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Another redox proxy you never hear about........protein bonds

Discussion in 'Redox Rx' started by Jack Kruse, May 6, 2021.

  1. Jack Kruse

    Jack Kruse Administrator

    Disulfide bonds move over, there's a new link in town. N-O-S.

    Disulfide-bond formation on secreted proteins is tightly regulated by oxidoreductases in the endoplasmic reticulum (ER), including members of the protein disulfide isomerase (PDI) family

    Disulfide bonds are essential to the structural stability of many proteins within the secretory pathway and can exist as intramolecular or inter-domain disulfides. The proper formation of these bonds often relies on folding chaperones and oxidases such as members of the protein disulfide isomerase (PDI) family. Many of the PDI family members catalyze disulfide-bond formation, reduction, and isomerization through redox-active disulfide, and perturbed PDI activity is characteristic of carcinomas and neurodegenerative diseases. In addition to catalytic function in oxidoreductases, redox-active disulfides are also found on a diverse array of cellular proteins and act to regulate protein activity and localization in response to oxidative changes in the local environment. These redox-active disulfides are either dynamic intramolecular protein disulfides or mixed disulfides with small-molecule thiols generating glutathionylation and cysteinylation adducts. The oxidation and reduction of redox-active disulfides are mediated by cellular reactive oxygen species and the activity of reductases, such as glutaredoxin and thioredoxin. Dysregulation of cellular redox conditions and resulting changes in mixed disulfide formation are directly linked to diseases such as cardiovascular disease and Parkinson’s disease.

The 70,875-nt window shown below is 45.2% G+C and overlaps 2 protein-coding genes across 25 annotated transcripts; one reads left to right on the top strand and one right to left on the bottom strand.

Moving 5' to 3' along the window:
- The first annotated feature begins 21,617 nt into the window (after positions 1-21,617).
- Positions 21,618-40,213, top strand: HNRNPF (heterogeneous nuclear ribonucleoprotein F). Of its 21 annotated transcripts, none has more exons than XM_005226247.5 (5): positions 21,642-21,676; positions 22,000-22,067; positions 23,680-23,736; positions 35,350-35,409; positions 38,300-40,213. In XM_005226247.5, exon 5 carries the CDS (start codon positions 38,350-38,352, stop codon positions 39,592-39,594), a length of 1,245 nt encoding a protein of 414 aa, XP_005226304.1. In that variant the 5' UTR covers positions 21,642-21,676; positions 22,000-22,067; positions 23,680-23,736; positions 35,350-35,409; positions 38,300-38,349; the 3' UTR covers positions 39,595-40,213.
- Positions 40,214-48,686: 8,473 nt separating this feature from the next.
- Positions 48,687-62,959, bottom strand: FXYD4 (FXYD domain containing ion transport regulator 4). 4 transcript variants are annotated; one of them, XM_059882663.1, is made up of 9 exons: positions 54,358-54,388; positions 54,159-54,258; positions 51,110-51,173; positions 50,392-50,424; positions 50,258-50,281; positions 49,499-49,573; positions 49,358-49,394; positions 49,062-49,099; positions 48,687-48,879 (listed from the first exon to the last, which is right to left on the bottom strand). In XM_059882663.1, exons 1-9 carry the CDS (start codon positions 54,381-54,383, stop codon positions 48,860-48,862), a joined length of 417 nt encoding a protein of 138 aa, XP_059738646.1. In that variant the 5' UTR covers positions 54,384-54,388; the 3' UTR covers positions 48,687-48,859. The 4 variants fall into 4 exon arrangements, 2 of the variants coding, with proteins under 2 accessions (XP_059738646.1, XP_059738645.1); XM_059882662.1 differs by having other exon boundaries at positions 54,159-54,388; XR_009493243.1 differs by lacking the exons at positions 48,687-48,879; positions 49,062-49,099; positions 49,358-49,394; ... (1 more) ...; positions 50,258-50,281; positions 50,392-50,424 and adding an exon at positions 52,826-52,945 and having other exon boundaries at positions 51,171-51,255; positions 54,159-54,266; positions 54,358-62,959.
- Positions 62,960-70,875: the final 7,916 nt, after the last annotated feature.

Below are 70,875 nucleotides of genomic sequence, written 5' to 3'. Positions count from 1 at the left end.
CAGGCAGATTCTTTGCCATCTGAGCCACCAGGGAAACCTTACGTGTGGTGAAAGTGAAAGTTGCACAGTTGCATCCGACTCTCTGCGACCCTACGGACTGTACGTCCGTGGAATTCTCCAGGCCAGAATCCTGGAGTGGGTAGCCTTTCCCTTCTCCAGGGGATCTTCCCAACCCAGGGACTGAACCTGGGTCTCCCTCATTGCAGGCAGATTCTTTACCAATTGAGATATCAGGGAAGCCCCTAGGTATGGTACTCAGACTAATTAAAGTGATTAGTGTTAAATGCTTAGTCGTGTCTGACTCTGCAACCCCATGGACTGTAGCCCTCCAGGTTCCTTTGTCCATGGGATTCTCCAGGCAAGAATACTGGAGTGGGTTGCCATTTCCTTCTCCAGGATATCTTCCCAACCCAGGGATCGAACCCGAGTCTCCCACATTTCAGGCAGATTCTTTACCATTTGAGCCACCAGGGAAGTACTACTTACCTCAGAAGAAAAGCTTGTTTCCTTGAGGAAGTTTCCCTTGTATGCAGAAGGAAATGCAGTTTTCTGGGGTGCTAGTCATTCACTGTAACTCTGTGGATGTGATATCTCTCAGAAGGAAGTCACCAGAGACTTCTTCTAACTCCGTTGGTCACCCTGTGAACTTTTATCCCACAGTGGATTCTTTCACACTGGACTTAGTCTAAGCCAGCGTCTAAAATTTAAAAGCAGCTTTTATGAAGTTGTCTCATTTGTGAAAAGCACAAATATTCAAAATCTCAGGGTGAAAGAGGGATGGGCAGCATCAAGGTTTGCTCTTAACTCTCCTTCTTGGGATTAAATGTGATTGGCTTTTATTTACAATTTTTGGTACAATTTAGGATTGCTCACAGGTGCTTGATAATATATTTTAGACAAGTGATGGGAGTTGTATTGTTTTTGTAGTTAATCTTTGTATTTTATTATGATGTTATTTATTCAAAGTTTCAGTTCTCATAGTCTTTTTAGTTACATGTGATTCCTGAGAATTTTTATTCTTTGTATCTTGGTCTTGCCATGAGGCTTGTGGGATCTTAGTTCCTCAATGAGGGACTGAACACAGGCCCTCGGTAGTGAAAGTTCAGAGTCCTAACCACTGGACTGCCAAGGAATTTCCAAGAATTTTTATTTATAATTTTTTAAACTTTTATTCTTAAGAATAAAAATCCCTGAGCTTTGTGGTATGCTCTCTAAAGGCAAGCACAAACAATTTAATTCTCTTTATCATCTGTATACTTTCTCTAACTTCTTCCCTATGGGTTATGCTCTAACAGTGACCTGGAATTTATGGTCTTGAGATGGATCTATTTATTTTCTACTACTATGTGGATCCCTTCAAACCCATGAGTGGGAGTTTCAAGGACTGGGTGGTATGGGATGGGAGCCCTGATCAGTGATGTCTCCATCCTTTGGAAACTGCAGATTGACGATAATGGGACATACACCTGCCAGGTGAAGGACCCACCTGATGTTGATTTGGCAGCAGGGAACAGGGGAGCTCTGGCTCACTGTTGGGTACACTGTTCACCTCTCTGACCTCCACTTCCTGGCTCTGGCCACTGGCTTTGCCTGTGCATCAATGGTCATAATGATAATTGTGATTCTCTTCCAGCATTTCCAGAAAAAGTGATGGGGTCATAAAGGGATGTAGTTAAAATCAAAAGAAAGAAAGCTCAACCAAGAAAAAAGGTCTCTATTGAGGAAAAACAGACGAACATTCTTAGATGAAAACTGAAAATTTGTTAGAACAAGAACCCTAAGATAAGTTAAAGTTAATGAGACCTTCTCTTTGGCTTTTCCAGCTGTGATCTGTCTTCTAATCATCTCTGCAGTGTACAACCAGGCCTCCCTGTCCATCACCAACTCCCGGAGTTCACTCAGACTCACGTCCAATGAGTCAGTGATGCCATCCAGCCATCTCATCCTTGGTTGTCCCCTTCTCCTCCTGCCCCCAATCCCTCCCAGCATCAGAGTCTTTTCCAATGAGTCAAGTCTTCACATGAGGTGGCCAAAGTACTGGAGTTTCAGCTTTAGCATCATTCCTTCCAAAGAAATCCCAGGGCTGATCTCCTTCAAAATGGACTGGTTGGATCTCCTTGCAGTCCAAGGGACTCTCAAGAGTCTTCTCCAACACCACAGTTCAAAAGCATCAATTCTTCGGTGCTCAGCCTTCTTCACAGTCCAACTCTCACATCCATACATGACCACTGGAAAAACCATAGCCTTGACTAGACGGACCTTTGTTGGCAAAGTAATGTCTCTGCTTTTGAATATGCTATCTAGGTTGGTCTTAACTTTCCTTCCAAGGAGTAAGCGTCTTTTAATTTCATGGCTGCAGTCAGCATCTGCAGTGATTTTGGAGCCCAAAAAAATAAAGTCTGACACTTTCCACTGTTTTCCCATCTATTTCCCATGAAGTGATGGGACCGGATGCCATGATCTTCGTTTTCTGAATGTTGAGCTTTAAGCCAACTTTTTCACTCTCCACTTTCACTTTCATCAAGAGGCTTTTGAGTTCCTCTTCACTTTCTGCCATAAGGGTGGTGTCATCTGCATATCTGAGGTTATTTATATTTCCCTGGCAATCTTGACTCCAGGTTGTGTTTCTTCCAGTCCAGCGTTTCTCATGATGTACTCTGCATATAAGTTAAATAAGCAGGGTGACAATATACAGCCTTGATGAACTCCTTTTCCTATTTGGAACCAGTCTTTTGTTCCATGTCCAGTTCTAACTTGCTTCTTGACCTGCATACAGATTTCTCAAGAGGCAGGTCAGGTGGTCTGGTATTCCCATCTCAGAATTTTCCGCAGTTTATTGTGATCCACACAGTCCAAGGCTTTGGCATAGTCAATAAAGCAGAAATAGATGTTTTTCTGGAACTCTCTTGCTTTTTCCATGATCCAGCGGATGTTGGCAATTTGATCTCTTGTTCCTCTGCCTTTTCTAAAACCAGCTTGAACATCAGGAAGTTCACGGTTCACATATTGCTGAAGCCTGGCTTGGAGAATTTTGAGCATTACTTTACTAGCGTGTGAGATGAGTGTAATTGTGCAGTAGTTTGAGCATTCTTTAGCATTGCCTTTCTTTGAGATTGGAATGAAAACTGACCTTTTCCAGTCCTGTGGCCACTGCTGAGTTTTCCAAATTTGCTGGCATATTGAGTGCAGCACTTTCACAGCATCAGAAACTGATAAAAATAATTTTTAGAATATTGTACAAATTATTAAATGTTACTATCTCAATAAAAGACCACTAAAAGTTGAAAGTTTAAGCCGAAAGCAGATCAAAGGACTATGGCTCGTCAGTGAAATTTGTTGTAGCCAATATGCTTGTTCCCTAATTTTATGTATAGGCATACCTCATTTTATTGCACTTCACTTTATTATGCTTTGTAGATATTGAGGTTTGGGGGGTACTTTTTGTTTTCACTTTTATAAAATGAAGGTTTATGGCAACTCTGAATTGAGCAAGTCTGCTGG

https://www.nature.com/articles/d41586-021-01135-3
     
    Penny, JanSz and John Schumacher like this.
  2. Disulfide bond uses the electrons from donated hydrogen.
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    • As disulfide bonds can be reversibly reduced and re-oxidized, the redox state of these bonds has evolved into a signaling element. In chloroplasts, for example, the enzymatic reduction of disulfide bonds has been linked to the control of numerous metabolic pathways as well as gene expression. The reductive signaling activity has been shown, thus far, to be carried by the ferredoxin thioredoxin system, channeling electrons from the light reactions of photosystem I to catalytically reduce disulfides in regulated proteins in a light dependent manner. In this way chloroplasts adjust the activity of key processes such as the Calvin–Benson cycle, starch degradation, ATP production and gene expression according to light intensity. Additionally, It has been reported that disulfides plays a significant role on redox state regulation of Two-component systems (TCSs), which could be found in certain bacteria including photogenic strain. A unique intramolecular cysteine disulfide bonds in the ATP-binding domain of SrrAB TCs found in Staphylococcus aureus is a good example of disulfides in regulatory proteins, which the redox state of SrrB molecule is controlled by cysteine disulfide bonds, leading to the modification of SrrA activity including gene regulation.